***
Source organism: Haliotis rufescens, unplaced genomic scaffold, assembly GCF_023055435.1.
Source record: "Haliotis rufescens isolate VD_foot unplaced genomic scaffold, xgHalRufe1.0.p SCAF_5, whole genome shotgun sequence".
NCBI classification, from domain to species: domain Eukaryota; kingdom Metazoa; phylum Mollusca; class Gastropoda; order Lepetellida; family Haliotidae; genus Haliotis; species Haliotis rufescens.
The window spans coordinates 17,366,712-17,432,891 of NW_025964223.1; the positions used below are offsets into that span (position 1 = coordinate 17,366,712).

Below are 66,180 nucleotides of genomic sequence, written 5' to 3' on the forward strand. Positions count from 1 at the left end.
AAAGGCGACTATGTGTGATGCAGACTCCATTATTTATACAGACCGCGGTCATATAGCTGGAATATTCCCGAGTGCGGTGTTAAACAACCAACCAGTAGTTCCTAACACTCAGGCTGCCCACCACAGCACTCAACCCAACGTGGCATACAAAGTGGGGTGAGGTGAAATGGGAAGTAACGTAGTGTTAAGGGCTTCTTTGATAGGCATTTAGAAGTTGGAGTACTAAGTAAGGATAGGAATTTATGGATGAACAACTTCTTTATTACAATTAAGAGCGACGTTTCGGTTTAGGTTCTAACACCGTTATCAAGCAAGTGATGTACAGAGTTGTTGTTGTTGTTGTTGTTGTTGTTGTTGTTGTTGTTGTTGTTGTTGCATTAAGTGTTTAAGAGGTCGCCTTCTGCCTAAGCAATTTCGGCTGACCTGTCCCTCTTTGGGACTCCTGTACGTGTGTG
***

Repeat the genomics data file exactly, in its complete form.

Source organism: Haliotis rufescens, unplaced genomic scaffold, assembly GCF_023055435.1.
Source record: "Haliotis rufescens isolate VD_foot unplaced genomic scaffold, xgHalRufe1.0.p SCAF_5, whole genome shotgun sequence".
NCBI classification, from domain to species: domain Eukaryota; kingdom Metazoa; phylum Mollusca; class Gastropoda; order Lepetellida; family Haliotidae; genus Haliotis; species Haliotis rufescens.
The window spans coordinates 17,366,712-17,432,891 of NW_025964223.1; the positions used below are offsets into that span (position 1 = coordinate 17,366,712).

Below are 66,180 nucleotides of genomic sequence, written 5' to 3' on the forward strand. Positions count from 1 at the left end.
AAAGGCGACTATGTGTGATGCAGACTCCATTATTTATACAGACCGCGGTCATATAGCTGGAATATTCCCGAGTGCGGTGTTAAACAACCAACCAGTAGTTCCTAACACTCAGGCTGCCCACCACAGCACTCAACCCAACGTGGCATACAAAGTGGGGTGAGGTGAAATGGGAAGTAACGTAGTGTTAAGGGCTTCTTTGATAGGCATTTAGAAGTTGGAGTACTAAGTAAGGATAGGAATTTATGGATGAACAACTTCTTTATTACAATTAAGAGCGACGTTTCGGTTTAGGTTCTAACACCGTTATCAAGCAAGTGATGTACAGAGTTGTTGTTGTTGTTGTTGTTGTTGTTGTTGTTGTTGTTGTTGTTGTTGCATTAAGTGTTTAAGAGGTCGCCTTCTGCCTAAGCAATTTCGGCTGACCTGTCCCTCTTTGGGACTCCTGTACGTGTGTG